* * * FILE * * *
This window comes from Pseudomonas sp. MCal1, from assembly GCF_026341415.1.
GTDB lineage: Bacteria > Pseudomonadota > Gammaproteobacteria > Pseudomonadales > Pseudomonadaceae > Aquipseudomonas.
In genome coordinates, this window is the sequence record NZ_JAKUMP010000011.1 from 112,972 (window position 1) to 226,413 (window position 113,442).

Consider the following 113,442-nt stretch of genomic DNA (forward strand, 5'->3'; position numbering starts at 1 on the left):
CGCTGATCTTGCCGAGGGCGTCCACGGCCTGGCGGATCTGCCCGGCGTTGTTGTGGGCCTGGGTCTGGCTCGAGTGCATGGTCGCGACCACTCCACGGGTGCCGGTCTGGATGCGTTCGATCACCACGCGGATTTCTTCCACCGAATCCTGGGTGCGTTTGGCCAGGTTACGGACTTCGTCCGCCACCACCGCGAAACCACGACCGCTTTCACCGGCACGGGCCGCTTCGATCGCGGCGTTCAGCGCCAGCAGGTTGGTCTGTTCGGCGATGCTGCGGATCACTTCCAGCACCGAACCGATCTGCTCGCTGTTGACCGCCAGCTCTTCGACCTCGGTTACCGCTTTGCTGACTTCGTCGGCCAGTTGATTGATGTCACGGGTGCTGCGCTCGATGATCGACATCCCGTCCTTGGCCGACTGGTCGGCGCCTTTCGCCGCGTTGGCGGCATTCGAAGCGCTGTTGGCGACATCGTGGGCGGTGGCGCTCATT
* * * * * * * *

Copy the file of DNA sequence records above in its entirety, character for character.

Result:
This window comes from Pseudomonas sp. MCal1, from assembly GCF_026341415.1.
GTDB lineage: Bacteria > Pseudomonadota > Gammaproteobacteria > Pseudomonadales > Pseudomonadaceae > Aquipseudomonas.
In genome coordinates, this window is the sequence record NZ_JAKUMP010000011.1 from 112,972 (window position 1) to 226,413 (window position 113,442).

Consider the following 113,442-nt stretch of genomic DNA (forward strand, 5'->3'; position numbering starts at 1 on the left):
CGCTGATCTTGCCGAGGGCGTCCACGGCCTGGCGGATCTGCCCGGCGTTGTTGTGGGCCTGGGTCTGGCTCGAGTGCATGGTCGCGACCACTCCACGGGTGCCGGTCTGGATGCGTTCGATCACCACGCGGATTTCTTCCACCGAATCCTGGGTGCGTTTGGCCAGGTTACGGACTTCGTCCGCCACCACCGCGAAACCACGACCGCTTTCACCGGCACGGGCCGCTTCGATCGCGGCGTTCAGCGCCAGCAGGTTGGTCTGTTCGGCGATGCTGCGGATCACTTCCAGCACCGAACCGATCTGCTCGCTGTTGACCGCCAGCTCTTCGACCTCGGTTACCGCTTTGCTGACTTCGTCGGCCAGTTGATTGATGTCACGGGTGCTGCGCTCGATGATCGACATCCCGTCCTTGGCCGACTGGTCGGCGCCTTTCGCCGCGTTGGCGGCATTCGAAGCGCTGTTGGCGACATCGTGGGCGGTGGCGCTCATT